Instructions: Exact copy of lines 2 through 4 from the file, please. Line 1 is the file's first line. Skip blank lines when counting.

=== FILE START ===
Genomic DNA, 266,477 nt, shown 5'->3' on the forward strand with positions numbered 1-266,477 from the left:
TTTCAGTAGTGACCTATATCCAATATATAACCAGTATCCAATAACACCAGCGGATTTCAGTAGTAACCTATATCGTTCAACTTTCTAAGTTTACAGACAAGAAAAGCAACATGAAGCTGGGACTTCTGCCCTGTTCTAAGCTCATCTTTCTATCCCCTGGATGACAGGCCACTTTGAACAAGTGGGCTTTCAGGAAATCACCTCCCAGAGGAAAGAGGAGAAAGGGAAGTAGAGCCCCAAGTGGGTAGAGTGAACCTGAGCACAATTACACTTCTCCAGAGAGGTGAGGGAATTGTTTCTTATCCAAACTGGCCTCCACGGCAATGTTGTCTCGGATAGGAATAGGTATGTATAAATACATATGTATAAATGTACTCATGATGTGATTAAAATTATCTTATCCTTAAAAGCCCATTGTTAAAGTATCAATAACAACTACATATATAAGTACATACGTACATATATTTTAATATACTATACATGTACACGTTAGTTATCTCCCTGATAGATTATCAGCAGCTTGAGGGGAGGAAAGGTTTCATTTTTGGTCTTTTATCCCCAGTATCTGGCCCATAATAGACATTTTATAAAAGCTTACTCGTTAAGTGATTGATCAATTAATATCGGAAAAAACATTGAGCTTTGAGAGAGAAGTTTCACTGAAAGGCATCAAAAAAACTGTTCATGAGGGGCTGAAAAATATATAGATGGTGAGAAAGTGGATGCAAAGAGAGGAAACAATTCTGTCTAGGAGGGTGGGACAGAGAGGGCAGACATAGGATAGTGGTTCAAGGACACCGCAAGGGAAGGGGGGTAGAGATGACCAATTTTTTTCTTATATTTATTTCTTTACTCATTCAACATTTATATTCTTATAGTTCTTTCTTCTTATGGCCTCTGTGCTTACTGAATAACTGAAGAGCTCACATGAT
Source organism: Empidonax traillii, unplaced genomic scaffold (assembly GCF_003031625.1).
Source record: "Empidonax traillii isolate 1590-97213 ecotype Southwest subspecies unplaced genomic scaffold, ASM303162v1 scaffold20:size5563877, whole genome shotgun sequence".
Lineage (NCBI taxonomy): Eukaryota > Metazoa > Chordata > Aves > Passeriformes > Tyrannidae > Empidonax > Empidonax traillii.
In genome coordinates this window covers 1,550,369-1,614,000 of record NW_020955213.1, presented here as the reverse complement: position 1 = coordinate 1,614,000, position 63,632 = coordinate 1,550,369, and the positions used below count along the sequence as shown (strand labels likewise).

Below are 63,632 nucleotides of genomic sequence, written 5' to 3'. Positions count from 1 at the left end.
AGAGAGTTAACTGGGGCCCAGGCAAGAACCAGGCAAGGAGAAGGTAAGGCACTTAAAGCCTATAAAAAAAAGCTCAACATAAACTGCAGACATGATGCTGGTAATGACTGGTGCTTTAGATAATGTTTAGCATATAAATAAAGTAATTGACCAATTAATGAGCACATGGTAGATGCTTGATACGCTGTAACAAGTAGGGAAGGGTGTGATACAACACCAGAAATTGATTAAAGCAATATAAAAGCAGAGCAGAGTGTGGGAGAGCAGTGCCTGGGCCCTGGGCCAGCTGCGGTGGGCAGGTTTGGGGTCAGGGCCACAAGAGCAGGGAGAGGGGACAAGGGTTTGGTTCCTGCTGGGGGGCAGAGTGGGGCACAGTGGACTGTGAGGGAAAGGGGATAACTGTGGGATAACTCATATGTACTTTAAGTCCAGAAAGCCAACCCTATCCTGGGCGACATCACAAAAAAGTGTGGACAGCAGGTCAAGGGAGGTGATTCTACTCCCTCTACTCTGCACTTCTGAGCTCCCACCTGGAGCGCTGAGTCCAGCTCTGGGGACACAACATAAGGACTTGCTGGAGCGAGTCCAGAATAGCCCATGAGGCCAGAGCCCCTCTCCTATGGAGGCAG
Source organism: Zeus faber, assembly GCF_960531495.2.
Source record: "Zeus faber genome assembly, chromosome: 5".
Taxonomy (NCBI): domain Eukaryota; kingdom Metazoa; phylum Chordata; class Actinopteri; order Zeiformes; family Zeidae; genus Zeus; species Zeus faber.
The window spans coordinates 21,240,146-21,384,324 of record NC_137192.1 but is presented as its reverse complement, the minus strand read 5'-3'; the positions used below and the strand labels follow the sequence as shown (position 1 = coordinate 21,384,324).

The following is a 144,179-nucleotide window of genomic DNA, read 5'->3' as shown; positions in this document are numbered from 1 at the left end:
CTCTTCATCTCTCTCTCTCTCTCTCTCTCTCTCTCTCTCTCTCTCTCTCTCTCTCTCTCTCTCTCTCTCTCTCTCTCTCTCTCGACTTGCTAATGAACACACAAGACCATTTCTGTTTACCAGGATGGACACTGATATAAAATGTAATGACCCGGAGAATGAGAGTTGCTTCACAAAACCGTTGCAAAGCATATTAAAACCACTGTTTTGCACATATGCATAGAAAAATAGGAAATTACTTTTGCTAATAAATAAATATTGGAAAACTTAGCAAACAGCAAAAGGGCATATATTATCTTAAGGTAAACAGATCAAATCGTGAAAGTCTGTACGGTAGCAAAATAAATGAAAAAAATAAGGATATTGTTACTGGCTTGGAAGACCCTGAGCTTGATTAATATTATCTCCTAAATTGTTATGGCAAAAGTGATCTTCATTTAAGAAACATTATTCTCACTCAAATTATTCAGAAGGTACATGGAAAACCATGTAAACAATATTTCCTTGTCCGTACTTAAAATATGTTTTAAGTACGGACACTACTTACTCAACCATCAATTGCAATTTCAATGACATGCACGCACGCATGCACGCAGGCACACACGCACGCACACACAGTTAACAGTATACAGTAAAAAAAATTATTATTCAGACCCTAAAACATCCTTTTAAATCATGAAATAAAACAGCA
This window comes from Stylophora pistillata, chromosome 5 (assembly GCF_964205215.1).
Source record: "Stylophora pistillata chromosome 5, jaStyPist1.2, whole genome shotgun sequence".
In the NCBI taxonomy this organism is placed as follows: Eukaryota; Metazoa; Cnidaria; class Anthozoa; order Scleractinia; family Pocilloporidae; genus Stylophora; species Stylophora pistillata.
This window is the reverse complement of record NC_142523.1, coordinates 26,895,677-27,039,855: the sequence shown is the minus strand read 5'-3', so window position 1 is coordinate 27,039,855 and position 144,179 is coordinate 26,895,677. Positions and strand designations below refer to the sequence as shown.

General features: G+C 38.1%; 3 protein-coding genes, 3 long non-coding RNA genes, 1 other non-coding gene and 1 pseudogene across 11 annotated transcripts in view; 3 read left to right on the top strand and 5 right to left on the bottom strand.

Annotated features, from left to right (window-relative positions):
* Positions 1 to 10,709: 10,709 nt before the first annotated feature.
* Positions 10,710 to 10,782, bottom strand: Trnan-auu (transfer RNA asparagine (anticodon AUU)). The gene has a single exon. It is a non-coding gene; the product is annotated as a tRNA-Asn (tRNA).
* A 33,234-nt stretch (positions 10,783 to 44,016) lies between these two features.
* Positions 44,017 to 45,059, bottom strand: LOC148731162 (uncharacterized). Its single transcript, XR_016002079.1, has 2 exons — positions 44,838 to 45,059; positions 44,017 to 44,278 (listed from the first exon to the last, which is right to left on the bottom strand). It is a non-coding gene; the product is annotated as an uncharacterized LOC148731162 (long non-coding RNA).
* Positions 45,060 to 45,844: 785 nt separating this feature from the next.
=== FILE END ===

TTTCAGTAGTGACCTATATCCAATATATAACCAGTATCCAATAACACCAGCGGATTTCAGTAGTAACCTATATCGTTCAACTTTCTAAGTTTACAGACAAGAAAAGCAACATGAAGCTGGGACTTCTGCCCTGTTCTAAGCTCATCTTTCTATCCCCTGGATGACAGGCCACTTTGAACAAGTGGGCTTTCAGGAAATCACCTCCCAGAGGAAAGAGGAGAAAGGGAAGTAGAGCCCCAAGTGGGTAGAGTGAACCTGAGCACAATTACACTTCTCCAGAGAGGTGAGGGAATTGTTTCTTATCCAAACTGGCCTCCACGGCAATGTTGTCTCGGATAGGAATAGGTATGTATAAATACATATGTATAAATGTACTCATGATGTGATTAAAATTATCTTATCCTTAAAAGCCCATTGTTAAAGTATCAATAACAACTACATATATAAGTACATACGTACATATATTTTAATATACTATACATGTACACGTTAGTTATCTCCCTGATAGATTATCAGCAGCTTGAGGGGAGGAAAGGTTTCATTTTTGGTCTTTTATCCCCAGTATCTGGCCCATAATAGACATTTTATAAAAGCTTACTCGTTAAGTGATTGATCAATTAATATCGGAAAAAACATTGAGCTTTGAGAGAGAAGTTTCACTGAAAGGCATCAAAAAAACTGTTCATGAGGGGCTGAAAAATATATAGATGGTGAGAAAGTGGATGCAAAGAGAGGAAACAATTCTGTCTAGGAGGGTGGGACAGAGAGGGCAGACATAGGATAGTGGTTCAAGGACACCGCAAGGGAAGGGGGGTAGAGATGACCAATTTTTTTCTTATATTTATTTCTTTACTCATTCAACATTTATATTCTTATAGTTCTTTCTTCTTATGGCCTCTGTGCTTACTGAATAACTGAAGAGCTCACATGAT
Source organism: Empidonax traillii, unplaced genomic scaffold (assembly GCF_003031625.1).
Source record: "Empidonax traillii isolate 1590-97213 ecotype Southwest subspecies unplaced genomic scaffold, ASM303162v1 scaffold20:size5563877, whole genome shotgun sequence".